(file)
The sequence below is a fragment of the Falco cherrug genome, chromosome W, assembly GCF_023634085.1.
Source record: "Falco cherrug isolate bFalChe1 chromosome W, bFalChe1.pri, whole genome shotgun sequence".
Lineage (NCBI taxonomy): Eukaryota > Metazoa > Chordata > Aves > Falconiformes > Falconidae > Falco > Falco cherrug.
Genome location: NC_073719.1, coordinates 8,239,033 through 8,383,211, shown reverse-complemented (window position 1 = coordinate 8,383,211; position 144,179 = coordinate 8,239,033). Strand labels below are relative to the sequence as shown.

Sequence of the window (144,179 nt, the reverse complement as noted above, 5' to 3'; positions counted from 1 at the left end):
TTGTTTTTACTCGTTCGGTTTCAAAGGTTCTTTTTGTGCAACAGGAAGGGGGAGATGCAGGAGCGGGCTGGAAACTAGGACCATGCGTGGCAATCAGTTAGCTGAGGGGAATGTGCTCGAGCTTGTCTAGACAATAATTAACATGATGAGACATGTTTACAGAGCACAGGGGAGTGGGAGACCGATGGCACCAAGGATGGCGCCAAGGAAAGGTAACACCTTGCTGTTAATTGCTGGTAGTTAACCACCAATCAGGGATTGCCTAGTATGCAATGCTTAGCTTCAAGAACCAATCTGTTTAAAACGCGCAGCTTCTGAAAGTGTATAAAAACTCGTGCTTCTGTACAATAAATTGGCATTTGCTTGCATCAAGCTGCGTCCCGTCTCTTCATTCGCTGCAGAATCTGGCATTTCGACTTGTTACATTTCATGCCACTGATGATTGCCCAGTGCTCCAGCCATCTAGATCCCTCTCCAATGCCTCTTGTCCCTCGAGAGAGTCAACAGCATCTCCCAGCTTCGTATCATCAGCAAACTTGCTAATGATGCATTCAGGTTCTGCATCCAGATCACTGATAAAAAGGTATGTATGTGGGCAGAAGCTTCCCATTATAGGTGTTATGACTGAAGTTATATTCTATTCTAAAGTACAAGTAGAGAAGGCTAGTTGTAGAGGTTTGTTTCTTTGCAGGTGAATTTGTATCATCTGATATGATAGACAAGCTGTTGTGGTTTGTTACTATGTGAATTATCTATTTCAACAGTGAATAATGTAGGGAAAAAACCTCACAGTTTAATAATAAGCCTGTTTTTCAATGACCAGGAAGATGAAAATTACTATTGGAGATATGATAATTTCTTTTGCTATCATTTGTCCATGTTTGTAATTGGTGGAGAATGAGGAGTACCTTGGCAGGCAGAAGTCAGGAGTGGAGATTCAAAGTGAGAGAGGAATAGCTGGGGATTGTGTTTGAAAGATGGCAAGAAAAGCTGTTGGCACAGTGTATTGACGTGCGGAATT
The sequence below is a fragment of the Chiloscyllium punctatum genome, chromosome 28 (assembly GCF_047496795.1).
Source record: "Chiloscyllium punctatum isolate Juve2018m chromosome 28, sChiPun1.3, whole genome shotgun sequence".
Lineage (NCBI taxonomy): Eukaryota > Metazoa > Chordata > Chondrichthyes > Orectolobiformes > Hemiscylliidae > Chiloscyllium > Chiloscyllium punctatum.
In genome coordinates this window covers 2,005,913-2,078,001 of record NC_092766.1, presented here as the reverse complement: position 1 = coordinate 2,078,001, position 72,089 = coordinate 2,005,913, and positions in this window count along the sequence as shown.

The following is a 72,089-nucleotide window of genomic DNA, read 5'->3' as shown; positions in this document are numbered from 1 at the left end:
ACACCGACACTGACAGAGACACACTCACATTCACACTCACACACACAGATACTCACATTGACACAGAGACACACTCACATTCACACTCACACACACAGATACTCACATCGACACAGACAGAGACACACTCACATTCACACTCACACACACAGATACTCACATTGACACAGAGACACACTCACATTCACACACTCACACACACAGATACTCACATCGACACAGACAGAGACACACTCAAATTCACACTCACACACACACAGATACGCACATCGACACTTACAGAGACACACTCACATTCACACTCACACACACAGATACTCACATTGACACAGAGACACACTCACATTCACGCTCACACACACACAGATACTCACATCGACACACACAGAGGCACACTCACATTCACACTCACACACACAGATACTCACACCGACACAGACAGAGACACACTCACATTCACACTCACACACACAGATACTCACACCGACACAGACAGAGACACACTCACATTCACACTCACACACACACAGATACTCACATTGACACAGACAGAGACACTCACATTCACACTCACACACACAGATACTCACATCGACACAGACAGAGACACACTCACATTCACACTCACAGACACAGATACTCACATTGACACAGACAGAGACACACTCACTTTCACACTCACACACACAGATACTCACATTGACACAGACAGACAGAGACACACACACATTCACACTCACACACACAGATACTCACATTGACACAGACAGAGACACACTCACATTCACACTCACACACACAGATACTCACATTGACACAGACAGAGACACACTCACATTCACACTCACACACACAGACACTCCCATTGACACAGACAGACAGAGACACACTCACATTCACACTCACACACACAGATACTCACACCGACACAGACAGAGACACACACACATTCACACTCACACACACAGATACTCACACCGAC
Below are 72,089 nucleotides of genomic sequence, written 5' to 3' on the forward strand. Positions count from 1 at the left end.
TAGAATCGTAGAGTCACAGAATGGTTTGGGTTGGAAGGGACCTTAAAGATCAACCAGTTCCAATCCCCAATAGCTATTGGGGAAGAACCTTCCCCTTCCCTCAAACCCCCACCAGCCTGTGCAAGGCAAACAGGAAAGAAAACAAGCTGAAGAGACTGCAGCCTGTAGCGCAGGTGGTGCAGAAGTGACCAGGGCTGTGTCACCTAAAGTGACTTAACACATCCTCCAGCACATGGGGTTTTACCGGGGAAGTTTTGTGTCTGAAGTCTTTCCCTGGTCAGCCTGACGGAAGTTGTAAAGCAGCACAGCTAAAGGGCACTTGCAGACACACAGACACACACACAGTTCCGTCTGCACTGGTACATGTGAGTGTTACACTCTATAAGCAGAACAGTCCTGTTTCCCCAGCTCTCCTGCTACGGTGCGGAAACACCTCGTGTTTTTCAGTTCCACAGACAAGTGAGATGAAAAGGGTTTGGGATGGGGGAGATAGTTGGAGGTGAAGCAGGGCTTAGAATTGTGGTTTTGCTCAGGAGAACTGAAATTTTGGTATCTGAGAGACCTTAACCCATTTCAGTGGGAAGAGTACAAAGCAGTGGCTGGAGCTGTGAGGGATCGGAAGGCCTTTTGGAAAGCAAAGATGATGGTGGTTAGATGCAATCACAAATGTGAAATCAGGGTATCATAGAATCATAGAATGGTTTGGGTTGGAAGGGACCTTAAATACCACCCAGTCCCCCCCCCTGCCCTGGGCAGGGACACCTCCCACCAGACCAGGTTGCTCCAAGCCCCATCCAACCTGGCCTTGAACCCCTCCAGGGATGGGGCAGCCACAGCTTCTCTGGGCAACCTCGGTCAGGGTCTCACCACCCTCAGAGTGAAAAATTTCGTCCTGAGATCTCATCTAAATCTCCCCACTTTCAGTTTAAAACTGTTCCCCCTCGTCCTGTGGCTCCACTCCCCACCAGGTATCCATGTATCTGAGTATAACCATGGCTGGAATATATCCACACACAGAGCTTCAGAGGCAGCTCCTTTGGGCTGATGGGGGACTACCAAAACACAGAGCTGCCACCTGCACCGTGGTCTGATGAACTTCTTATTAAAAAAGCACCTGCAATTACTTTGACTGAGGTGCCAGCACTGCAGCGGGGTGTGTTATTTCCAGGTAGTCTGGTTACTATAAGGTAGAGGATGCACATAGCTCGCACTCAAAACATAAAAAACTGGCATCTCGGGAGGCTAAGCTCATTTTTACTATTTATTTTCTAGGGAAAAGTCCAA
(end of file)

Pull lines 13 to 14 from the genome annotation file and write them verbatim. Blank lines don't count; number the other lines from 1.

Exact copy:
Below are 72,089 nucleotides of genomic sequence, written 5' to 3' on the forward strand. Positions count from 1 at the left end.
TAGAATCGTAGAGTCACAGAATGGTTTGGGTTGGAAGGGACCTTAAAGATCAACCAGTTCCAATCCCCAATAGCTATTGGGGAAGAACCTTCCCCTTCCCTCAAACCCCCACCAGCCTGTGCAAGGCAAACAGGAAAGAAAACAAGCTGAAGAGACTGCAGCCTGTAGCGCAGGTGGTGCAGAAGTGACCAGGGCTGTGTCACCTAAAGTGACTTAACACATCCTCCAGCACATGGGGTTTTACCGGGGAAGTTTTGTGTCTGAAGTCTTTCCCTGGTCAGCCTGACGGAAGTTGTAAAGCAGCACAGCTAAAGGGCACTTGCAGACACACAGACACACACACAGTTCCGTCTGCACTGGTACATGTGAGTGTTACACTCTATAAGCAGAACAGTCCTGTTTCCCCAGCTCTCCTGCTACGGTGCGGAAACACCTCGTGTTTTTCAGTTCCACAGACAAGTGAGATGAAAAGGGTTTGGGATGGGGGAGATAGTTGGAGGTGAAGCAGGGCTTAGAATTGTGGTTTTGCTCAGGAGAACTGAAATTTTGGTATCTGAGAGACCTTAACCCATTTCAGTGGGAAGAGTACAAAGCAGTGGCTGGAGCTGTGAGGGATCGGAAGGCCTTTTGGAAAGCAAAGATGATGGTGGTTAGATGCAATCACAAATGTGAAATCAGGGTATCATAGAATCATAGAATGGTTTGGGTTGGAAGGGACCTTAAATACCACCCAGTCCCCCCCCCTGCCCTGGGCAGGGACACCTCCCACCAGACCAGGTTGCTCCAAGCCCCATCCAACCTGGCCTTGAACCCCTCCAGGGATGGGGCAGCCACAGCTTCTCTGGGCAACCTCGGTCAGGGTCTCACCACCCTCAGAGTGAAAAATTTCGTCCTGAGATCTCATCTAAATCTCCCCACTTTCAGTTTAAAACTGTTCCCCCTCGTCCTGTGGCTCCACTCCCCACCAGGTATCCATGTATCTGAGTATAACCATGGCTGGAATATATCCACACACAGAGCTTCAGAGGCAGCTCCTTTGGGCTGATGGGGGACTACCAAAACACAGAGCTGCCACCTGCACCGTGGTCTGATGAACTTCTTATTAAAAAAGCACCTGCAATTACTTTGACTGAGGTGCCAGCACTGCAGCGGGGTGTGTTATTTCCAGGTAGTCTGGTTACTATAAGGTAGAGGATGCACATAGCTCGCACTCAAAACATAAAAAACTGGCATCTCGGGAGGCTAAGCTCATTTTTACTATTTATTTTCTAGGGAAAAGTCCAA